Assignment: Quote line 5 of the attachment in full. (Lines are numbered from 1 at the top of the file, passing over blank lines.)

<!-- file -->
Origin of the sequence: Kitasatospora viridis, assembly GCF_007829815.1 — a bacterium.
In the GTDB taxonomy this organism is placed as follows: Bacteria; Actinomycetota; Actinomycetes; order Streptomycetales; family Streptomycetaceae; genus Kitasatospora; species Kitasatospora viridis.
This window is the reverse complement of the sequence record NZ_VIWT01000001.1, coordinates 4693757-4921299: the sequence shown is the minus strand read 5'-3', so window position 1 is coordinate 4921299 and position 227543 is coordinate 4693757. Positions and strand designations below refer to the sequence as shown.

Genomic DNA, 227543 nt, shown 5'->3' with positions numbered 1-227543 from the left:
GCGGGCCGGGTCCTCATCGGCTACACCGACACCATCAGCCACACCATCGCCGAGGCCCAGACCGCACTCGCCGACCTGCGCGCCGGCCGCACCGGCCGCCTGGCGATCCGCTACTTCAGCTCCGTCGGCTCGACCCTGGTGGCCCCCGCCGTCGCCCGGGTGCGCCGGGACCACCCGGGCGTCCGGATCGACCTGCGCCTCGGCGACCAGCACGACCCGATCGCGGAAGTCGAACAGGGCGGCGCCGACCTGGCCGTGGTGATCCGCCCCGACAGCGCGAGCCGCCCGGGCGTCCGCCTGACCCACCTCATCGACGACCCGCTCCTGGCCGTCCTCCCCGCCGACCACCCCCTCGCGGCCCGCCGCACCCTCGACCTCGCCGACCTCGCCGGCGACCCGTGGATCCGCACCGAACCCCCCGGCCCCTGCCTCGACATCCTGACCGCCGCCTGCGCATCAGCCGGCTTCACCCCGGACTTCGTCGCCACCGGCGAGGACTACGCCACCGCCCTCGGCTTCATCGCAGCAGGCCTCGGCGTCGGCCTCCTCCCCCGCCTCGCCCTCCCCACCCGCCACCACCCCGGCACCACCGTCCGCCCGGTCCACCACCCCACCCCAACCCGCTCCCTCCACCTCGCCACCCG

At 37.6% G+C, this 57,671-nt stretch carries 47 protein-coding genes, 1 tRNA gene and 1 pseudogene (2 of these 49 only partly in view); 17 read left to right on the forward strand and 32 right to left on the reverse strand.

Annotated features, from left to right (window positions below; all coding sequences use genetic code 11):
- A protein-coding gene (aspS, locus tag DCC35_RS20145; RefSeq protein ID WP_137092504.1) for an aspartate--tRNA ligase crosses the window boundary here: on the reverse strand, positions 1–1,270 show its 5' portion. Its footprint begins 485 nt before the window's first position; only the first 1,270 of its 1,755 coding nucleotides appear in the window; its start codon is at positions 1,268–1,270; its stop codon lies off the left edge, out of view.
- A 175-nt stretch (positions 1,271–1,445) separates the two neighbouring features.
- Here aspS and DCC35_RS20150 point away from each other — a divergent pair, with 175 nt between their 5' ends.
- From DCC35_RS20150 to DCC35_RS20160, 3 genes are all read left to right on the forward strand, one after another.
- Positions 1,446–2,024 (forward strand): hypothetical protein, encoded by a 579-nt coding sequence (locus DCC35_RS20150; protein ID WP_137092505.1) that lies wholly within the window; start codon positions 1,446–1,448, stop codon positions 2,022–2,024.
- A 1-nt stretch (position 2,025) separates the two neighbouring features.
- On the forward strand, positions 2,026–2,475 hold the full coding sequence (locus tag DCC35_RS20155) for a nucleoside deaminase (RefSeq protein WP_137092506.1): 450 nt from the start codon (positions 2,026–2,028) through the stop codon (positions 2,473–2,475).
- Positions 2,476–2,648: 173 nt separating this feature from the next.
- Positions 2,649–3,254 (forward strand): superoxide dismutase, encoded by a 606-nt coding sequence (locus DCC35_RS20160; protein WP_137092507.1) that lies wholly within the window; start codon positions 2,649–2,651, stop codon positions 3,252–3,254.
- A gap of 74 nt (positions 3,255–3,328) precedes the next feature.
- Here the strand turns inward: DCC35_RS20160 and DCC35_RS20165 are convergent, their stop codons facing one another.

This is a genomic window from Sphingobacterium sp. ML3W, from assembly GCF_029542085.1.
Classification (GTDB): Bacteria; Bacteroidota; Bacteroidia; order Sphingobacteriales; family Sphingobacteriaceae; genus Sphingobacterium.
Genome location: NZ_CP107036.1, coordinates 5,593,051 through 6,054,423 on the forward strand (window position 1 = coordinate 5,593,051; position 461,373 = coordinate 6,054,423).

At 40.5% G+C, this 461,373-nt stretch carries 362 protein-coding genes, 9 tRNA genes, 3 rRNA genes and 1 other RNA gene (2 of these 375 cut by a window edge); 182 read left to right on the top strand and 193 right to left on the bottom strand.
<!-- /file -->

GCGGGCCGGGTCCTCATCGGCTACACCGACACCATCAGCCACACCATCGCCGAGGCCCAGACCGCACTCGCCGACCTGCGCGCCGGCCGCACCGGCCGCCTGGCGATCCGCTACTTCAGCTCCGTCGGCTCGACCCTGGTGGCCCCCGCCGTCGCCCGGGTGCGCCGGGACCACCCGGGCGTCCGGATCGACCTGCGCCTCGGCGACCAGCACGACCCGATCGCGGAAGTCGAACAGGGCGGCGCCGACCTGGCCGTGGTGATCCGCCCCGACAGCGCGAGCCGCCCGGGCGTCCGCCTGACCCACCTCATCGACGACCCGCTCCTGGCCGTCCTCCCCGCCGACCACCCCCTCGCGGCCCGCCGCACCCTCGACCTCGCCGACCTCGCCGGCGACCCGTGGATCCGCACCGAACCCCCCGGCCCCTGCCTCGACATCCTGACCGCCGCCTGCGCATCAGCCGGCTTCACCCCGGACTTCGTCGCCACCGGCGAGGACTACGCCACCGCCCTCGGCTTCATCGCAGCAGGCCTCGGCGTCGGCCTCCTCCCCCGCCTCGCCCTCCCCACCCGCCACCACCCCGGCACCACCGTCCGCCCGGTCCACCACCCCACCCCAACCCGCTCCCTCCACCTCGCCACCCG